below:  left to right – “Work Shirt to Paint Dreams” 2014 by Alberto Aspesi, “Dreamers Clothes” 2014 by Angela Missoni,  “Clothes for a Carrot-Picking Girl, 2014 by Colomba Leddi,  and unfortunately two that I forgot to take note of.     The red dress is just so little red school house – so literal.  Not quite as literal as the carrots for the carrot-picking girl…. so if she’s finished picking carrots and wants to pick beans next, does she change into her bean dress?

a row of designer clothes as part of an art gallery ehbiti, a paint splotched covered blue long sleeved shirt, a red mid-calf length red dress with white polka dots with little red school house shaped head on the mannequin, and and holding a small red schoolhouse in her hand, a sleeveless dress with carrots in many pockets

More words on the wall – “This original garment was a gesture of love – protective as well as representative and foundational of the human condition. But as society rather than the sacred came to define the balance of power, these two meanings were upset so that clothing changed from being a mark of fragility into a social function and sign. Today, our individualism has once more changed its meaning making clothing an expression of the self.  It is now a way of disguising our thoughts and of giving them a new shape.”

I decided just to repeat the words verbatim.  I will let you decide their worth.  I just can’t do it.

below: “Extreme Film, AW13 Collection”, 2013 by Issey Miyake

a mannequin in shiny gold pants stands with its feet apart, in between its feet are a pair of shiny gold boots

below: “Adam and Eve are Going Shopping in Costume” 2014, by Frederique Morrel.   Eve is standing in the shopping cart

two mannequins covered in patchwork of tapestry needlepoint with pictures that sort of match the anatomy of the mannequin.   The faces dont quite line up,   a man and a woman.  the woman is standing in a shopping cart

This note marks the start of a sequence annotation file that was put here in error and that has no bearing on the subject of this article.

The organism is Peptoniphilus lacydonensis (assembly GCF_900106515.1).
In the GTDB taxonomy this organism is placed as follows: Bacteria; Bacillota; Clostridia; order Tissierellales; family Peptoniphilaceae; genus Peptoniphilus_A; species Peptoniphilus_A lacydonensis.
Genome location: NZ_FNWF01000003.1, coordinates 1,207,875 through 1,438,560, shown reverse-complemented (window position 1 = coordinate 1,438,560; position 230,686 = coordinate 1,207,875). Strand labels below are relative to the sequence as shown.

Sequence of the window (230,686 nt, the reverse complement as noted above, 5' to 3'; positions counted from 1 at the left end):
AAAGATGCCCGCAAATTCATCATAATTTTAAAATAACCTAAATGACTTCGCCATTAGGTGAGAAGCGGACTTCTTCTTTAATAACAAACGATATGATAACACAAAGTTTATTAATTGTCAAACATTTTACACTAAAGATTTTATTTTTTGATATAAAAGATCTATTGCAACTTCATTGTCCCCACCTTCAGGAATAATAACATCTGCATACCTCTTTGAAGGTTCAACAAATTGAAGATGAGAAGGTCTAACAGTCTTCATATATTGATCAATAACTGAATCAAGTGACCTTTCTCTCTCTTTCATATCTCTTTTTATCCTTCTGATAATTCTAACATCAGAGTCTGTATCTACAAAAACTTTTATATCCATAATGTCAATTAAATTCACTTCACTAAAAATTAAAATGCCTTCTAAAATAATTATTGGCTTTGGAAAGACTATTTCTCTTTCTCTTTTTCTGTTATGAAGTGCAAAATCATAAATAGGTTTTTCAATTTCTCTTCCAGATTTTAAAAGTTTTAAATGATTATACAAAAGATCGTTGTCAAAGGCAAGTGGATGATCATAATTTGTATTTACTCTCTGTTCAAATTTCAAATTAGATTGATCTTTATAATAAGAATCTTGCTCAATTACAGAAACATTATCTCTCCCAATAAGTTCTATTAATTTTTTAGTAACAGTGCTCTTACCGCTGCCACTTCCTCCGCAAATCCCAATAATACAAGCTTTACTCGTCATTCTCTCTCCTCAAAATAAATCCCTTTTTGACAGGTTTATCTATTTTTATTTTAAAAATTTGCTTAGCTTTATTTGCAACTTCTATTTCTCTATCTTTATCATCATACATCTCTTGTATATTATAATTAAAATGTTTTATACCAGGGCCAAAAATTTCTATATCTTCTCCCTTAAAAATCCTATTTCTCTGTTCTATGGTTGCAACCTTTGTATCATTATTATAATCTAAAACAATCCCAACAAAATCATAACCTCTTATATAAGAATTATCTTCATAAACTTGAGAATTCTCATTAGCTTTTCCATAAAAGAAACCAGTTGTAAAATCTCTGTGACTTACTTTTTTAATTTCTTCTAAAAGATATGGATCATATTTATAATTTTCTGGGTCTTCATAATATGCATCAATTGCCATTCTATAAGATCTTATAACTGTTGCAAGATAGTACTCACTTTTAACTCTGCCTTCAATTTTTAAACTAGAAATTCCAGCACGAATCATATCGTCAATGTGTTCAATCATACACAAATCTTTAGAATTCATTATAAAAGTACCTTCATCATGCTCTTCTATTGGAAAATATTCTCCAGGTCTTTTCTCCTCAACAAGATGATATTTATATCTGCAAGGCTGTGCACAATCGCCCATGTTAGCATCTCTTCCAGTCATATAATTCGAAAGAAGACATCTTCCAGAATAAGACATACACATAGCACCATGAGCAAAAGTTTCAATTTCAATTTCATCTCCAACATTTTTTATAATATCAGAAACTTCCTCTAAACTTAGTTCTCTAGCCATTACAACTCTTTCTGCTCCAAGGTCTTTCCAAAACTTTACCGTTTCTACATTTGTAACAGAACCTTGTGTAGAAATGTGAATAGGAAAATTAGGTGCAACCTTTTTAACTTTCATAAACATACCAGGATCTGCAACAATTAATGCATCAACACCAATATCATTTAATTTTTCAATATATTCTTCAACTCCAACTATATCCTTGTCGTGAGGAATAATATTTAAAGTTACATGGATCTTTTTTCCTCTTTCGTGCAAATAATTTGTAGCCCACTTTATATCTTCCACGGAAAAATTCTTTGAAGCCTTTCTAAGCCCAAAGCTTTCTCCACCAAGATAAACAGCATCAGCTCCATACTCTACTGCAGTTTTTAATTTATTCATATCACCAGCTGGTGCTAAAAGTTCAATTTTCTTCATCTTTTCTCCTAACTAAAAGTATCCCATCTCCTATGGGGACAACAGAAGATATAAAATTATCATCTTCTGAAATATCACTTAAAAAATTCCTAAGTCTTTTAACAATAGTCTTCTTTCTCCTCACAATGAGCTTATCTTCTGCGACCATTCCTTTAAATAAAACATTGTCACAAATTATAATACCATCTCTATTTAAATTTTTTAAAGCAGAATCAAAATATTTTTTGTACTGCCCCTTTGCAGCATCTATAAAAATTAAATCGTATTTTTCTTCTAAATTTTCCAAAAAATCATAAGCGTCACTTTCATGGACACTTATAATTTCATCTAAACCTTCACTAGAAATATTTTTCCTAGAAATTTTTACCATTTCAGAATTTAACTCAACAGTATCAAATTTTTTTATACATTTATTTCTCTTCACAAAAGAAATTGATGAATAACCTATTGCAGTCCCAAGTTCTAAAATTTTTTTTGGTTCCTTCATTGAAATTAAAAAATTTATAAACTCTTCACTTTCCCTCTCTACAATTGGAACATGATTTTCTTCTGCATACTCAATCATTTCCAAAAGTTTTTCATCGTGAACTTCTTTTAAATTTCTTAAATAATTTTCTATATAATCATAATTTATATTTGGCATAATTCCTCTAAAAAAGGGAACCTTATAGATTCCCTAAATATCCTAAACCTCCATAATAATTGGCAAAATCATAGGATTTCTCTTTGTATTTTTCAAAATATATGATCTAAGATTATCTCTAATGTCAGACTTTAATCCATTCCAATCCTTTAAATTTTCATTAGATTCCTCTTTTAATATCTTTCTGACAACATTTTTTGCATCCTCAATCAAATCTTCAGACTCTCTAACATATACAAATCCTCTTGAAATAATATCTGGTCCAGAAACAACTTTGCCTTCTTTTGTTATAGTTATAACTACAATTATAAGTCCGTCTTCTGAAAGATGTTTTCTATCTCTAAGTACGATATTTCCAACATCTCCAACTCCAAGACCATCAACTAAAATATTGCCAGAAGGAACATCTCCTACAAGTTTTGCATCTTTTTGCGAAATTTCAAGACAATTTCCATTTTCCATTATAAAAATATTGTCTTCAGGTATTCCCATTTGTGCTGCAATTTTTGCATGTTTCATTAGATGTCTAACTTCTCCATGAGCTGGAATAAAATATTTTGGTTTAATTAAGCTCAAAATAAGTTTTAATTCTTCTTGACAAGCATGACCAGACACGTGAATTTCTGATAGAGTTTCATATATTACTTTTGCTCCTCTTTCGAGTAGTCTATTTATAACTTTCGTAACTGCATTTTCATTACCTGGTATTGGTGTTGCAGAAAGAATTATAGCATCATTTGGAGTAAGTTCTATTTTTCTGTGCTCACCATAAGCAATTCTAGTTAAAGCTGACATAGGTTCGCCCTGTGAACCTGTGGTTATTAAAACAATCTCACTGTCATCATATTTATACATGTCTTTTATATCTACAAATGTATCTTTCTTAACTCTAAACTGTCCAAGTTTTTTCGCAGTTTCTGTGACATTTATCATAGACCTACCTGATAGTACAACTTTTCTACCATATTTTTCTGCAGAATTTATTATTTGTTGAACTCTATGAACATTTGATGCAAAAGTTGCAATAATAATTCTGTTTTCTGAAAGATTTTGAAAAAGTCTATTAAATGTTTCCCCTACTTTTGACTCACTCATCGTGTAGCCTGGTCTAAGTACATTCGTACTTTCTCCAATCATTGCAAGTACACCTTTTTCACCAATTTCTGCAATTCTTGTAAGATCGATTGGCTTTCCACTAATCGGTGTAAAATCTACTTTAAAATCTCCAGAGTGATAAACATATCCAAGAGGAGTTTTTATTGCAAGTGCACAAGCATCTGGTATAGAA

below: Some of  tapestry placements are just a little too literal.

 close up of part of a mannequin dressed in tight fighting fabric made of a patchwork of tapestry pieces. The piece shown in this image is of a brown cat

below:  “Clothes for a Dithering Monk” 2014, by Denise Bonapace.

black netting in the shape of a cross on a wall. within the cross is more black light weight fabric in the shape of a person whose arms in the horizontal parts of the cross.

below: Part of “Clothes for the Chaste Pornographer” by Gentucca Bini

a coat made of blue mesh hangs in front of a display of old dirty workcoats that are hanging on the wall

below: Close up of part of “Mirabelle Shining Star” 2014, by Melissa Zexter

part of a dress made of black and white pictures printed on fabric, and knitted squares in orange and red yarn

Last paragraph of the words on the wall – “This exhibition is not a display of “work clothes” but of garments for hypothetical, invented, coveted, imaginary jobs that actually invent new jobs for a new and different society. Today’s designers, including the 39 in this exhibition, work amid epochal changes – the decline of the myth of great masters and of the small factories of fine Italian design on the one side, and on the other, between the giant global entities of eastern virtual design and the complete subversion of centres of post-economic and post-industrial geography.  Nevertheless, there are those who attempt to discover new territories – empty spaces, experimental, staggering, radical and unknown. What would clothes look like not only for bakers, carpenters and tailors but also for an email eraser, a butterfly engineer, the one who looks for a needle in a haystack, a healer of the healthy, a survivor, or a quarreller?”